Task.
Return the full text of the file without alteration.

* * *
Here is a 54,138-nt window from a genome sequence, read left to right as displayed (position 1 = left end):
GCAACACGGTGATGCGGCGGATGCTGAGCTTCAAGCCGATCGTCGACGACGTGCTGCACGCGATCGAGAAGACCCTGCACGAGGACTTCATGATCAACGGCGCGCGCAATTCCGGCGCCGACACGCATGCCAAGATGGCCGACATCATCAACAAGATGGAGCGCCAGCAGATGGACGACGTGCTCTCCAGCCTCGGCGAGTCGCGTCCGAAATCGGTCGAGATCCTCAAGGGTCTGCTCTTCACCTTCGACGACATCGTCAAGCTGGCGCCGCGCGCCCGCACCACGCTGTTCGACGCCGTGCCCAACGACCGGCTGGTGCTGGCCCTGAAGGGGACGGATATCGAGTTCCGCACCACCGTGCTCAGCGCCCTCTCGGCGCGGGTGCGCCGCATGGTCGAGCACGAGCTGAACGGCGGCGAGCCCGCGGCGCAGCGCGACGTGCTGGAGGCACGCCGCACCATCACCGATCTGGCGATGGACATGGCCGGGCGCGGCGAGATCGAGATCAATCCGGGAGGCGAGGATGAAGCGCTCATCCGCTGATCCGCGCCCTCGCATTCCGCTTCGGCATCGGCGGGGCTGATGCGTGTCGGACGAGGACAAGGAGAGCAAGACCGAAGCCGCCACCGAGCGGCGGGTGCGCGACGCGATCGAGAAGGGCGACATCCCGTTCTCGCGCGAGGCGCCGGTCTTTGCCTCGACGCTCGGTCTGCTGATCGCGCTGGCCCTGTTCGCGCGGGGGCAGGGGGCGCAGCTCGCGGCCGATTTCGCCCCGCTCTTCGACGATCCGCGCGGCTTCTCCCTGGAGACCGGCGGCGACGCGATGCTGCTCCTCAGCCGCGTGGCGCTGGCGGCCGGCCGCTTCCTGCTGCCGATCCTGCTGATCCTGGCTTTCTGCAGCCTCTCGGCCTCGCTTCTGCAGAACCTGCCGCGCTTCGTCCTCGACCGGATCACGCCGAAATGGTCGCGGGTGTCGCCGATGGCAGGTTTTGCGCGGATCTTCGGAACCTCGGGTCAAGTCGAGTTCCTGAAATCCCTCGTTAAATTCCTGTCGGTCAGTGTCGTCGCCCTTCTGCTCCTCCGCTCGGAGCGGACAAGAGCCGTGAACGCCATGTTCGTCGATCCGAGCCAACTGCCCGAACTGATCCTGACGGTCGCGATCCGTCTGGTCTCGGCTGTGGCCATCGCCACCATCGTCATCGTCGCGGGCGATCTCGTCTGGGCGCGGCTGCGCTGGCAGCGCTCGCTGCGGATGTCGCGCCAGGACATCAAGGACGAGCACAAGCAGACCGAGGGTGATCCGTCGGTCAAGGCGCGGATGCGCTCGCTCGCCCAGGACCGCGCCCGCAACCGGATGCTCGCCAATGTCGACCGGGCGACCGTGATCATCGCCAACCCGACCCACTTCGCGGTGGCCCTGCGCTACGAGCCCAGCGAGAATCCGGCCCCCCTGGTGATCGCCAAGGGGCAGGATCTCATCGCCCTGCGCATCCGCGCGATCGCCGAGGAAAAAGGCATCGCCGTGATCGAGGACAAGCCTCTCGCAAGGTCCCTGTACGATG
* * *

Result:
Here is a 54,138-nt window from a genome sequence, read left to right as displayed (position 1 = left end):
GCAACACGGTGATGCGGCGGATGCTGAGCTTCAAGCCGATCGTCGACGACGTGCTGCACGCGATCGAGAAGACCCTGCACGAGGACTTCATGATCAACGGCGCGCGCAATTCCGGCGCCGACACGCATGCCAAGATGGCCGACATCATCAACAAGATGGAGCGCCAGCAGATGGACGACGTGCTCTCCAGCCTCGGCGAGTCGCGTCCGAAATCGGTCGAGATCCTCAAGGGTCTGCTCTTCACCTTCGACGACATCGTCAAGCTGGCGCCGCGCGCCCGCACCACGCTGTTCGACGCCGTGCCCAACGACCGGCTGGTGCTGGCCCTGAAGGGGACGGATATCGAGTTCCGCACCACCGTGCTCAGCGCCCTCTCGGCGCGGGTGCGCCGCATGGTCGAGCACGAGCTGAACGGCGGCGAGCCCGCGGCGCAGCGCGACGTGCTGGAGGCACGCCGCACCATCACCGATCTGGCGATGGACATGGCCGGGCGCGGCGAGATCGAGATCAATCCGGGAGGCGAGGATGAAGCGCTCATCCGCTGATCCGCGCCCTCGCATTCCGCTTCGGCATCGGCGGGGCTGATGCGTGTCGGACGAGGACAAGGAGAGCAAGACCGAAGCCGCCACCGAGCGGCGGGTGCGCGACGCGATCGAGAAGGGCGACATCCCGTTCTCGCGCGAGGCGCCGGTCTTTGCCTCGACGCTCGGTCTGCTGATCGCGCTGGCCCTGTTCGCGCGGGGGCAGGGGGCGCAGCTCGCGGCCGATTTCGCCCCGCTCTTCGACGATCCGCGCGGCTTCTCCCTGGAGACCGGCGGCGACGCGATGCTGCTCCTCAGCCGCGTGGCGCTGGCGGCCGGCCGCTTCCTGCTGCCGATCCTGCTGATCCTGGCTTTCTGCAGCCTCTCGGCCTCGCTTCTGCAGAACCTGCCGCGCTTCGTCCTCGACCGGATCACGCCGAAATGGTCGCGGGTGTCGCCGATGGCAGGTTTTGCGCGGATCTTCGGAACCTCGGGTCAAGTCGAGTTCCTGAAATCCCTCGTTAAATTCCTGTCGGTCAGTGTCGTCGCCCTTCTGCTCCTCCGCTCGGAGCGGACAAGAGCCGTGAACGCCATGTTCGTCGATCCGAGCCAACTGCCCGAACTGATCCTGACGGTCGCGATCCGTCTGGTCTCGGCTGTGGCCATCGCCACCATCGTCATCGTCGCGGGCGATCTCGTCTGGGCGCGGCTGCGCTGGCAGCGCTCGCTGCGGATGTCGCGCCAGGACATCAAGGACGAGCACAAGCAGACCGAGGGTGATCCGTCGGTCAAGGCGCGGATGCGCTCGCTCGCCCAGGACCGCGCCCGCAACCGGATGCTCGCCAATGTCGACCGGGCGACCGTGATCATCGCCAACCCGACCCACTTCGCGGTGGCCCTGCGCTACGAGCCCAGCGAGAATCCGGCCCCCCTGGTGATCGCCAAGGGGCAGGATCTCATCGCCCTGCGCATCCGCGCGATCGCCGAGGAAAAAGGCATCGCCGTGATCGAGGACAAGCCTCTCGCAAGGTCCCTGTACGATG